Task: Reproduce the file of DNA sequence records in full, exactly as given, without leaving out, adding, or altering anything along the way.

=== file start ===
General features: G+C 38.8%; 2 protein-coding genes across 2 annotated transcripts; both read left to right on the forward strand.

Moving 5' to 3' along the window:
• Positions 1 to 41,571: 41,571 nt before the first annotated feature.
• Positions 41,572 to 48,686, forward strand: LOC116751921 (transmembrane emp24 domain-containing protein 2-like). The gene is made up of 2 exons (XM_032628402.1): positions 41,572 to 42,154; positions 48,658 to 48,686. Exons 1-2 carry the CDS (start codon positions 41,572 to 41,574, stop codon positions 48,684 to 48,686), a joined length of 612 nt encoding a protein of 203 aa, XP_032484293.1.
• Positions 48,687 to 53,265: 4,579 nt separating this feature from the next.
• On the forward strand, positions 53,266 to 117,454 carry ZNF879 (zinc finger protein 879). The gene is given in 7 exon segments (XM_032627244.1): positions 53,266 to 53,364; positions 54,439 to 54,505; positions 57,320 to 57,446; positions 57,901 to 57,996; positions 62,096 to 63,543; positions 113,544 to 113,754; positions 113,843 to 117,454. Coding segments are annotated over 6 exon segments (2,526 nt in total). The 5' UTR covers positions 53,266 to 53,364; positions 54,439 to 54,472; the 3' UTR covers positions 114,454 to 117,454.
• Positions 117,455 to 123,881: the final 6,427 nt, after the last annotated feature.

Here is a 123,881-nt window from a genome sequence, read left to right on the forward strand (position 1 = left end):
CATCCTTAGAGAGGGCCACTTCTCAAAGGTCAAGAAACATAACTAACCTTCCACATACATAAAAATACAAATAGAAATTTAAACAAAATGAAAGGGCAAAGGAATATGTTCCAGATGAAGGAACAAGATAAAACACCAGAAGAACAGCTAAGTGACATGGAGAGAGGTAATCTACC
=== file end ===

General features: G+C 38.8%; 2 protein-coding genes across 2 annotated transcripts; both read left to right on the forward strand.

Moving 5' to 3' along the window:
• Positions 1 to 41,571: 41,571 nt before the first annotated feature.
• Positions 41,572 to 48,686, forward strand: LOC116751921 (transmembrane emp24 domain-containing protein 2-like). The gene is made up of 2 exons (XM_032628402.1): positions 41,572 to 42,154; positions 48,658 to 48,686. Exons 1-2 carry the CDS (start codon positions 41,572 to 41,574, stop codon positions 48,684 to 48,686), a joined length of 612 nt encoding a protein of 203 aa, XP_032484293.1.
• Positions 48,687 to 53,265: 4,579 nt separating this feature from the next.
• On the forward strand, positions 53,266 to 117,454 carry ZNF879 (zinc finger protein 879). The gene is given in 7 exon segments (XM_032627244.1): positions 53,266 to 53,364; positions 54,439 to 54,505; positions 57,320 to 57,446; positions 57,901 to 57,996; positions 62,096 to 63,543; positions 113,544 to 113,754; positions 113,843 to 117,454. Coding segments are annotated over 6 exon segments (2,526 nt in total). The 5' UTR covers positions 53,266 to 53,364; positions 54,439 to 54,472; the 3' UTR covers positions 114,454 to 117,454.
• Positions 117,455 to 123,881: the final 6,427 nt, after the last annotated feature.

Here is a 123,881-nt window from a genome sequence, read left to right on the forward strand (position 1 = left end):
CATCCTTAGAGAGGGCCACTTCTCAAAGGTCAAGAAACATAACTAACCTTCCACATACATAAAAATACAAATAGAAATTTAAACAAAATGAAAGGGCAAAGGAATATGTTCCAGATGAAGGAACAAGATAAAACACCAGAAGAACAGCTAAGTGACATGGAGAGAGGTAATCTACC